To obtain a grouping in a particular number of groups, one cuts the tree at a given level. This means that one keeps all the terminal nodes if the growing of the tree is stopped at the level presented on the right. In \proglang{R}, this information is recovered with the aid of the \code{cutree} function. For example, to use the grouping in four distinct classes:
<>=
clust4 <- cutree(wardCluster, k=4)
@
This information can then be used in other analyses, for example, to represent the types obtained with the aid of a chronogram. Not surprisingly, the graphics obtained correspond to the terminal nodes of the tree at level four.
<>=
seqdplot(mvadseq, group=clust4, border=NA)
@
As previously mentioned, the \code{hclust} function offers seven different hierarchical algorithms which are specified with the argument method. The \pkg{fastcluster} library provides an optimized version of this function \citep{Mullner2011}. The hierarchical algorithms \code{diana} \citep[divisive algorithm, see][]{Kaufman1990} and beta-flexible clustering with the \code{agnes} function are available in the \pkg{cluster} library \citep{RClusterPackage}.\footnote{If these functions are used, it is necessary to specify the argument \code{diss=TRUE}, in order for the algorithm to use the distance matrix passed as an argument.} Table~\ref{tb_hclustmethods} lists these algorithms, giving the name of the function to be used, the allowance for weightings (\guil{Indep} means that the algorithm is insensitive to weightings) and the interpretation of the clustering logic. A more detailed presentation of these algorithms is available in \citet{Mullner2011} and \citet{Kaufman1990}.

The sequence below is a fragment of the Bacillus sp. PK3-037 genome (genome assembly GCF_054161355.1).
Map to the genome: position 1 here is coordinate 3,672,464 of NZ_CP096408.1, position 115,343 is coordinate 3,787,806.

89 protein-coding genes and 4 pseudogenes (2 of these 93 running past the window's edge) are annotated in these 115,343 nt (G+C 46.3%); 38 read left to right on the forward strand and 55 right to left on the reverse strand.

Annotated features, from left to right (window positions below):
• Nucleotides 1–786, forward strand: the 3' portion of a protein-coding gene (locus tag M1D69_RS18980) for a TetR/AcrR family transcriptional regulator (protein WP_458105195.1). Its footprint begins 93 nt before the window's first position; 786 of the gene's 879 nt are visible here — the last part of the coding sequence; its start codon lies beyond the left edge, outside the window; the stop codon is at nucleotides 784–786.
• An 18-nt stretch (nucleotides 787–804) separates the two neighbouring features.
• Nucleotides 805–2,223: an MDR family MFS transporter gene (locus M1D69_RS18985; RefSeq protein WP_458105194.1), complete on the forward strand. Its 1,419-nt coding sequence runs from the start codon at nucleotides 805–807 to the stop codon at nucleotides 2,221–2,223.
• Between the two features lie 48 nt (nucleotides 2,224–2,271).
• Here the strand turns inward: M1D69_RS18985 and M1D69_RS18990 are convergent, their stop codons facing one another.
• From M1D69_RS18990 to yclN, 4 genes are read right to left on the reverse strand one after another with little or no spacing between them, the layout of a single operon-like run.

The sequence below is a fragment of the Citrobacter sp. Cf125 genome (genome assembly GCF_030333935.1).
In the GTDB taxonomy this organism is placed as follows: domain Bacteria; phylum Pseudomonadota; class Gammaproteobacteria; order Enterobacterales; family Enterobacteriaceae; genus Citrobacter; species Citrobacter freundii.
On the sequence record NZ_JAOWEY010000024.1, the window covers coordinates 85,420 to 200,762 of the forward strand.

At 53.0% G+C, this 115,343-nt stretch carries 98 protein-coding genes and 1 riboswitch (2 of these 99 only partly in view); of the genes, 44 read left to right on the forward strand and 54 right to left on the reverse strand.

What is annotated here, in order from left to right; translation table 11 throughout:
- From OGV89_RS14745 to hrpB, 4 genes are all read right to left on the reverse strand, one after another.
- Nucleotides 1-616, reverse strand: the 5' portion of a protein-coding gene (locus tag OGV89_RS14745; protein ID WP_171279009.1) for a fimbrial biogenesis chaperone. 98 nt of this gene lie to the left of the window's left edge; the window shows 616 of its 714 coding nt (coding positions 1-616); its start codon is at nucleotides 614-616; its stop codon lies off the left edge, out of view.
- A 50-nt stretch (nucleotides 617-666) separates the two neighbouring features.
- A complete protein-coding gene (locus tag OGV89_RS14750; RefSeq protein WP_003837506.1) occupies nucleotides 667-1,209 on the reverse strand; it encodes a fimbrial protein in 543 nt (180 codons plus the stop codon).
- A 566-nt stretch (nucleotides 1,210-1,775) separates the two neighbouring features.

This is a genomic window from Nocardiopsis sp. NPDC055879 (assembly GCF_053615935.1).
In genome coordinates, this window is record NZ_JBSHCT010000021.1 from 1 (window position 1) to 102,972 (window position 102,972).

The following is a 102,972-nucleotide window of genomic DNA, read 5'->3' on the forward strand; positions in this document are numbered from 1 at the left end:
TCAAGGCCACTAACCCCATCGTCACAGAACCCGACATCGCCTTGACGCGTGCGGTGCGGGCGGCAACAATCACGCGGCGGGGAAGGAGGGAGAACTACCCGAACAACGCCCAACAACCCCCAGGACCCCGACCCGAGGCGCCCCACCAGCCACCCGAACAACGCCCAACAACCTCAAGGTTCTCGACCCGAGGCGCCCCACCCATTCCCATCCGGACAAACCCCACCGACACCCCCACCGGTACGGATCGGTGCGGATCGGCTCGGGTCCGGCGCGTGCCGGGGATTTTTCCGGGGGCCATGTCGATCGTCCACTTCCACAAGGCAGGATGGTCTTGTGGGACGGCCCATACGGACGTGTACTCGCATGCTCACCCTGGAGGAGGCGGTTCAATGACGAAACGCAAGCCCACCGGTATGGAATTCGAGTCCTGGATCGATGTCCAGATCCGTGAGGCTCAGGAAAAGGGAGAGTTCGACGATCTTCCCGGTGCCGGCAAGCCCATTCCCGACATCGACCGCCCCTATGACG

\begin{table}[htb]
\caption{Hierarchical clustering algorithms.}
\label{tb_hclustmethods}
\begin{center}
{\scriptsize
\renewcommand\arraystretch{1.5}
\begin{tabular}{lllp{7.5cm}}
\toprule
Name &Function &Weight &Interpretation and notes. \\
\midrule
single &\code{hclust} &Indep &Merging of the groups with closest observations. \\
complete &\code{hclust} &Indep &Minimization of diameter of each new group (very sensitive to atypical data). \\
average (or UPGMA) &\code{hclust} &Yes &Average of distances. \\
McQuitty (or WPGMA) &\code{hclust} &Indep &Depends on previous mergings. \\
centroid &\code{hclust} &Yes &Minimization of distances between medoids. \\
median &\code{hclust} &Indep &Depends on previous mergings.\\
ward &\code{hclust} &Yes &Minimization of residual variance. \\
beta-flexible &\code{agnes} &No & For a value of $\beta$ close to $-0.25$, set the argument \code{par.method=0.625}.\\
\bottomrule
\end{tabular}%
}
\end{center}
\end{table}